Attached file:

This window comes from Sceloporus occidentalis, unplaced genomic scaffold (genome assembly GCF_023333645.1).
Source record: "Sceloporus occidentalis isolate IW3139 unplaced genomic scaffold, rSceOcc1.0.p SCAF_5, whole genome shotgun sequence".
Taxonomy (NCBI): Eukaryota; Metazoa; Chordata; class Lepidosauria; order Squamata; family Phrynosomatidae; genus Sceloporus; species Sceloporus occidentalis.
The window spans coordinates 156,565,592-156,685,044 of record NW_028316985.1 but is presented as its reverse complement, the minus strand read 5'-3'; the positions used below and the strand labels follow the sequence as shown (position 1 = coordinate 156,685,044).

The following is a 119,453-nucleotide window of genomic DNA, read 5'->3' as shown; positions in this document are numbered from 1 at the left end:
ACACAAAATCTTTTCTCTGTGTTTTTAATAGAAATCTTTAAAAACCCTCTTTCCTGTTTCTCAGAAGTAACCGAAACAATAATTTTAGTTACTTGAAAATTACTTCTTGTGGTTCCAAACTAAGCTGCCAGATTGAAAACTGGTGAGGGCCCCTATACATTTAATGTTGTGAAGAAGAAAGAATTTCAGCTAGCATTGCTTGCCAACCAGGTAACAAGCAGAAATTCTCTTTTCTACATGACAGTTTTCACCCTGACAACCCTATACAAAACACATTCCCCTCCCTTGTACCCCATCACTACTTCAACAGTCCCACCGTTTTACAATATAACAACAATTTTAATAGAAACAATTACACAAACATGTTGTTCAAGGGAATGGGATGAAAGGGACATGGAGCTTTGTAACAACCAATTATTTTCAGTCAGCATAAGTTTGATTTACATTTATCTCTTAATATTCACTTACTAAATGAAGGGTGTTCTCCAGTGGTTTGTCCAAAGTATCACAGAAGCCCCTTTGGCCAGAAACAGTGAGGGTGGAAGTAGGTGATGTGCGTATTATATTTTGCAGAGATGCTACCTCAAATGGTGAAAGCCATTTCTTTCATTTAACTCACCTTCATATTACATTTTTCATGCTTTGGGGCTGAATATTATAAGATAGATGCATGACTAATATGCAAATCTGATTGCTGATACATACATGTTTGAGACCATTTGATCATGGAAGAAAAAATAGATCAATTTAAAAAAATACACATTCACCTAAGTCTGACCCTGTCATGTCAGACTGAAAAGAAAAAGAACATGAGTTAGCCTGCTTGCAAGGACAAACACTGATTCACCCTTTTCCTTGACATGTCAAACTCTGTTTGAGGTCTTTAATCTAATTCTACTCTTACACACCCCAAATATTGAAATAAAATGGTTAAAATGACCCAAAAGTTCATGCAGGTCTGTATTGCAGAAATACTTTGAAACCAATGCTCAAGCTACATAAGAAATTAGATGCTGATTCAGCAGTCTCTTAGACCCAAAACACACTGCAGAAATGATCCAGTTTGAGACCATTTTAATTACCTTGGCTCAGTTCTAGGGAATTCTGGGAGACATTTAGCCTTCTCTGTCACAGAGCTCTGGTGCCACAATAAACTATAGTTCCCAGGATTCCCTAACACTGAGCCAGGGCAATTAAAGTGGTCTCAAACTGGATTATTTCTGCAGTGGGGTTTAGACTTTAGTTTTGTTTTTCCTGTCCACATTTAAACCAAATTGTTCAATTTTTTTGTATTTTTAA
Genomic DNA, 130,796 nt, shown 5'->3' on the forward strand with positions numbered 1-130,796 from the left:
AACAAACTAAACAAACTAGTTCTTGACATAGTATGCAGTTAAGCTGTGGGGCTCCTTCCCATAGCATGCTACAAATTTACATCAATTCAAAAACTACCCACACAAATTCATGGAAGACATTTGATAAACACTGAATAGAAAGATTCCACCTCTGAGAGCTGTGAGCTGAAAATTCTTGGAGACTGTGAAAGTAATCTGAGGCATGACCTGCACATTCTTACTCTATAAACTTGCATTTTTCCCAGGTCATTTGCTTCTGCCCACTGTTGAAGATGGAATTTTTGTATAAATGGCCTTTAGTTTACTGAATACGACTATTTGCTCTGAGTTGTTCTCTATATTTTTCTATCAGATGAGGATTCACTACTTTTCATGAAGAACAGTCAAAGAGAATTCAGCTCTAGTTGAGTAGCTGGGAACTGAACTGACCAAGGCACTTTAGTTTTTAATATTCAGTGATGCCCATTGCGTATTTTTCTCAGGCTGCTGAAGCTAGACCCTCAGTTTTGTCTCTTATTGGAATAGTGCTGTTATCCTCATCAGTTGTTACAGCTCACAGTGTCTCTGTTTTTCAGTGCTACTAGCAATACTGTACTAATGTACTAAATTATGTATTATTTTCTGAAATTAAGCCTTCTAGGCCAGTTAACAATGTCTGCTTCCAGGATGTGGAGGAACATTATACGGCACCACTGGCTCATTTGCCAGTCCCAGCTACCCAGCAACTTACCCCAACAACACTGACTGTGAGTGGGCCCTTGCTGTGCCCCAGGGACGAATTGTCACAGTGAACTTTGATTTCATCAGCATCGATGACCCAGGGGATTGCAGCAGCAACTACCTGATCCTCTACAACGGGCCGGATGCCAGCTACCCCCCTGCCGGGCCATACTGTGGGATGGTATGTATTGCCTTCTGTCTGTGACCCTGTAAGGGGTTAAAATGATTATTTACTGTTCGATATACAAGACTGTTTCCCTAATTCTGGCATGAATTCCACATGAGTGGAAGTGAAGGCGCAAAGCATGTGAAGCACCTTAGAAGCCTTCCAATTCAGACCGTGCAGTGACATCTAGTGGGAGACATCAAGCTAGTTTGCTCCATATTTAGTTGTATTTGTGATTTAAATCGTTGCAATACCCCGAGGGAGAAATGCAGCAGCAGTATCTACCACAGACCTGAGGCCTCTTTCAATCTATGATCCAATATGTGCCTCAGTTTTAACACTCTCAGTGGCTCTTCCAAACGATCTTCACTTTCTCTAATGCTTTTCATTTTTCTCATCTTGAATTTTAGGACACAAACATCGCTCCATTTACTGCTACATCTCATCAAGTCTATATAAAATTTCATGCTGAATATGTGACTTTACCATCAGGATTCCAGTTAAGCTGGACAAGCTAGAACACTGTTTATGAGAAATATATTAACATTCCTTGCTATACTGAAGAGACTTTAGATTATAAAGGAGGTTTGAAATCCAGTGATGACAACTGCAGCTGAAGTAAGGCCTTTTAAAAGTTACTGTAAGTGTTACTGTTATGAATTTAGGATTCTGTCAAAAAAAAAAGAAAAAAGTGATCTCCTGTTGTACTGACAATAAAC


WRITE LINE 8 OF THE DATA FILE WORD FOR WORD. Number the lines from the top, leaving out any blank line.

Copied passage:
AACAAACTAAACAAACTAGTTCTTGACATAGTATGCAGTTAAGCTGTGGGGCTCCTTCCCATAGCATGCTACAAATTTACATCAATTCAAAAACTACCCACACAAATTCATGGAAGACATTTGATAAACACTGAATAGAAAGATTCCACCTCTGAGAGCTGTGAGCTGAAAATTCTTGGAGACTGTGAAAGTAATCTGAGGCATGACCTGCACATTCTTACTCTATAAACTTGCATTTTTCCCAGGTCATTTGCTTCTGCCCACTGTTGAAGATGGAATTTTTGTATAAATGGCCTTTAGTTTACTGAATACGACTATTTGCTCTGAGTTGTTCTCTATATTTTTCTATCAGATGAGGATTCACTACTTTTCATGAAGAACAGTCAAAGAGAATTCAGCTCTAGTTGAGTAGCTGGGAACTGAACTGACCAAGGCACTTTAGTTTTTAATATTCAGTGATGCCCATTGCGTATTTTTCTCAGGCTGCTGAAGCTAGACCCTCAGTTTTGTCTCTTATTGGAATAGTGCTGTTATCCTCATCAGTTGTTACAGCTCACAGTGTCTCTGTTTTTCAGTGCTACTAGCAATACTGTACTAATGTACTAAATTATGTATTATTTTCTGAAATTAAGCCTTCTAGGCCAGTTAACAATGTCTGCTTCCAGGATGTGGAGGAACATTATACGGCACCACTGGCTCATTTGCCAGTCCCAGCTACCCAGCAACTTACCCCAACAACACTGACTGTGAGTGGGCCCTTGCTGTGCCCCAGGGACGAATTGTCACAGTGAACTTTGATTTCATCAGCATCGATGACCCAGGGGATTGCAGCAGCAACTACCTGATCCTCTACAACGGGCCGGATGCCAGCTACCCCCCTGCCGGGCCATACTGTGGGATGGTATGTATTGCCTTCTGTCTGTGACCCTGTAAGGGGTTAAAATGATTATTTACTGTTCGATATACAAGACTGTTTCCCTAATTCTGGCATGAATTCCACATGAGTGGAAGTGAAGGCGCAAAGCATGTGAAGCACCTTAGAAGCCTTCCAATTCAGACCGTGCAGTGACATCTAGTGGGAGACATCAAGCTAGTTTGCTCCATATTTAGTTGTATTTGTGATTTAAATCGTTGCAATACCCCGAGGGAGAAATGCAGCAGCAGTATCTACCACAGACCTGAGGCCTCTTTCAATCTATGATCCAATATGTGCCTCAGTTTTAACACTCTCAGTGGCTCTTCCAAACGATCTTCACTTTCTCTAATGCTTTTCATTTTTCTCATCTTGAATTTTAGGACACAAACATCGCTCCATTTACTGCTACATCTCATCAAGTCTATATAAAATTTCATGCTGAATATGTGACTTTACCATCAGGATTCCAGTTAAGCTGGACAAGCTAGAACACTGTTTATGAGAAATATATTAACATTCCTTGCTATACTGAAGAGACTTTAGATTATAAAGGAGGTTTGAAATCCAGTGATGACAACTGCAGCTGAAGTAAGGCCTTTTAAAAGTTACTGTAAGTGTTACTGTTATGAATTTAGGATTCTGTCAAAAAAAAAAGAAAAAAGTGATCTCCTGTTGTACTGACAATAAAC